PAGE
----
How CIBC got caught up in Enron's wake

December, 2003, Canadian Imperial Bank of Commerce avoided prosecution by accepting responsibility for crimes committed by employees who knowingly participated in complicated transactions that wrongly moved assets off of Enron's balance sheet so the energy company could inflate earnings.

The Globe and Mail
May 26, 2006

How CIBC got caught up in Enron's wake
The bank has rebounded but the scars run deep, SINCLAIR STEWART and PAUL WALDIE find
Sinclair Stewart and Paul Waldie

Two-and-a-half years ago, not long before Christmas, 2003, a group of lawyers and officials from Canadian Imperial Bank of Commerce filed into a Washington, D.C., conference room to meet with representatives of the U.S. Justice Department.

The two sides had come together to discuss a possible settlement over CIBC's alleged involvement in the demise of Enron Corp., although "discuss" would probably be the wrong word.

"It's a little bit like a game of chicken," one U.S. source explained. "They know that we really don't like to indict public companies, and we know that they don't want to be on the brink of that indictment."

They, being CIBC and its nervous executives, also knew who carried the bigger stick. To no one's surprise, the bank folded first, agreeing to an $80-million (U.S.) settlement with both the Justice Department and the U.S. Securities and Exchange Commission. This was a mere precursor to the record $2.4-billion CIBC paid last summer to settle a class-action lawsuit by aggrieved Enron investors.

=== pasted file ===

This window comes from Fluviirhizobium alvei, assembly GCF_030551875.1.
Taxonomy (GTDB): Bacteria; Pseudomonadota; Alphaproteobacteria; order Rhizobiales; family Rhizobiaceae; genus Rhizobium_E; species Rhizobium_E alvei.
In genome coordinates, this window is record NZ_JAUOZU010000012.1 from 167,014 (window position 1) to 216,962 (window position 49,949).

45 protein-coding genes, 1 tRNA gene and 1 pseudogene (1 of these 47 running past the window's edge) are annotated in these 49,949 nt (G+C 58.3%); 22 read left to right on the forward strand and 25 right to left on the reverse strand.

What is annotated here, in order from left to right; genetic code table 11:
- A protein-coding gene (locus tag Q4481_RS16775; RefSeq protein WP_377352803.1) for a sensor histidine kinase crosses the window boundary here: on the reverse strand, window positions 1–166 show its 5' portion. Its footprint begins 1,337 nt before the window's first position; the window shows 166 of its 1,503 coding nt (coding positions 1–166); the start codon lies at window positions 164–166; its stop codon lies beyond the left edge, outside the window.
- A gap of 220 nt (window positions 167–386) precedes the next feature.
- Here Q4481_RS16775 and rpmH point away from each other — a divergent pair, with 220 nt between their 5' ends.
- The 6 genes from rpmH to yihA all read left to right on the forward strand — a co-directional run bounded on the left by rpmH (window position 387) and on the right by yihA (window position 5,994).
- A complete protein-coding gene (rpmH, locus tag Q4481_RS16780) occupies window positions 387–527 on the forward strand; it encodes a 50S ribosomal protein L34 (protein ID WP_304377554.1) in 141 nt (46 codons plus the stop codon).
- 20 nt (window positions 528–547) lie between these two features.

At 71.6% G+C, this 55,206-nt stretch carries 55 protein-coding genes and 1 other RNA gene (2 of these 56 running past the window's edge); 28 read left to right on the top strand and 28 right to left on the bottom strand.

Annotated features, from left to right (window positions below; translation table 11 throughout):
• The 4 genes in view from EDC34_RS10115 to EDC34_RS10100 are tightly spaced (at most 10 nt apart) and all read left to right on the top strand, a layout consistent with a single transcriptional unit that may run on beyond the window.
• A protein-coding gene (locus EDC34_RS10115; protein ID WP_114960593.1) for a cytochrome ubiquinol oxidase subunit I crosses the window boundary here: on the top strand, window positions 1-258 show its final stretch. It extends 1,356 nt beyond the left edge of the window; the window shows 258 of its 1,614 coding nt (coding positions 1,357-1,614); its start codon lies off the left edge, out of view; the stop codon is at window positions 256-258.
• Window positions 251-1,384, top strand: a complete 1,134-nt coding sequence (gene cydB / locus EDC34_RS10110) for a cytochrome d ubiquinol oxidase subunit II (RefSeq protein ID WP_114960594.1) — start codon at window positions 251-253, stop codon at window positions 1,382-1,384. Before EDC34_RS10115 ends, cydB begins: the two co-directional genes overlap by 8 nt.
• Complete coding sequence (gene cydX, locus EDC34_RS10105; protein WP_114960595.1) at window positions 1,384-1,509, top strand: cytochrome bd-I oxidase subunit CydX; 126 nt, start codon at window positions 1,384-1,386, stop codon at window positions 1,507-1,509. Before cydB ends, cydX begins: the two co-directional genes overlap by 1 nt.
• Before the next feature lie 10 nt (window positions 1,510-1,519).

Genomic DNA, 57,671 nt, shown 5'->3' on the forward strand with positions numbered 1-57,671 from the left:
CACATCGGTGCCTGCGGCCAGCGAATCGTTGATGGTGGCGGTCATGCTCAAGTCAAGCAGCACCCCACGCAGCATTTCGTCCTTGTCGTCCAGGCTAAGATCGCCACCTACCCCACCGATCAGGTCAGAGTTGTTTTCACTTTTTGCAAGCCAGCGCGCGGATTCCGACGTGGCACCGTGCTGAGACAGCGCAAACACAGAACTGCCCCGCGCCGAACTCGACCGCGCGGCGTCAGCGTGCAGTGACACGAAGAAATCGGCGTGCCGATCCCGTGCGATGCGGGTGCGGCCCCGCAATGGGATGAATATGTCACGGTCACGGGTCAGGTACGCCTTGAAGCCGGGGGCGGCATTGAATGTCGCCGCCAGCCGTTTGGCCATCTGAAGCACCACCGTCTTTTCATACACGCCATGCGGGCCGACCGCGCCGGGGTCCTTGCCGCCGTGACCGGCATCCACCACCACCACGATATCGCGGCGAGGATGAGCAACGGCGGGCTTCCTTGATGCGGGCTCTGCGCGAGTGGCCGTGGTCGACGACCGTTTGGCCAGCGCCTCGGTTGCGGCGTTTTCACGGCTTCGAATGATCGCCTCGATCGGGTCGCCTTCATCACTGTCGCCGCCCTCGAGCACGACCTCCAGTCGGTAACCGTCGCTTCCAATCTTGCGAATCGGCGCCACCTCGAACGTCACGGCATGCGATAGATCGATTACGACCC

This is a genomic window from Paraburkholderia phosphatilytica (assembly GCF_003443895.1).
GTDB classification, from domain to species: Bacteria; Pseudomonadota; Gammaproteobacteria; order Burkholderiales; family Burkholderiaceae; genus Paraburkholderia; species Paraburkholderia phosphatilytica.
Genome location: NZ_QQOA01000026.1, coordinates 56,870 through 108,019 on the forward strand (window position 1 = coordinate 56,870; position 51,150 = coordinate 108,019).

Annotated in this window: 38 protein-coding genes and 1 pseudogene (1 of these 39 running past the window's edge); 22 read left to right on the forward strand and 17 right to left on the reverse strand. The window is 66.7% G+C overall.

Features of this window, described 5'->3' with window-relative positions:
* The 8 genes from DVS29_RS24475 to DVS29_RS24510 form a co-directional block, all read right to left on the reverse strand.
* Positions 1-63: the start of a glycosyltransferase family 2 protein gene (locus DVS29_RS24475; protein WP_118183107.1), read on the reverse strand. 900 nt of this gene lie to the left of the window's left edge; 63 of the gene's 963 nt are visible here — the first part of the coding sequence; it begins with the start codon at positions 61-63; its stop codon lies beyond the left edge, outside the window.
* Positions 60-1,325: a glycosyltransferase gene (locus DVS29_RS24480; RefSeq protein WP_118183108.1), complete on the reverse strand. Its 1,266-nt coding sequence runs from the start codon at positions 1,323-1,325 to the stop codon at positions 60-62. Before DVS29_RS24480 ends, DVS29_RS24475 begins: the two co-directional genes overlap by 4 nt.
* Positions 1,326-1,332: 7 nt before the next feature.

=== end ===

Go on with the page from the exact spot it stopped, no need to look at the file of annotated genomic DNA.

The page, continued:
Yesterday's guilty verdicts against the disgraced energy trader's founder, Kenneth Lay, and its former chief executive officer, Jeffrey Skilling, provide some closure to one of the most costly business collapses in history. Roughly $60-billion worth of Enron's stock market value was vaporized, as were $2.1-billion worth of pensions and 5,600 jobs. Yet with the crush of scrutiny on the individual convictions, it's easy to lose sight of the sheer breadth of devastation left in Enron's wake.

This damage filtered across the Canadian border, affecting the reputations of some of the country's biggest financial institutions, and shaking the foundations of CIBC, in particular, which was one of Enron's top lenders.

The bank has since rebounded, of course. Its former CEO, John Hunkin, resigned unceremoniously last fall, and was replaced by Gerry McCaughey, who has pared down the bank's risk profile. Corporate governance policies have been given more teeth, senior management ranks have been overhauled, and the balance sheet is regaining its health. But the effects still linger.

"The Enron fallout is now embedded in CIBC culture," said one former employee of the bank. "They're afraid of ever getting into that kind of situation again. It brought a profound change in the way the organization looked at risk, at doing business in the United States. It influenced the type of leaders the bank embraced."

Toronto-Dominion Bank and Royal Bank of Canada, who were also targeted by investors for their dealings with Enron, have set aside hundreds of millions of dollars in legal reserves, but have not yet settled the class-action suit. They could face litigation unless they do so by this fall. Investors claim that a number of the world's largest banks abetted a massive accounting fraud at Enron, helping the company to disguise its debt and artificially inflate profit. TD and RBC have denied any wrongdoing, and none of the allegations have been proven.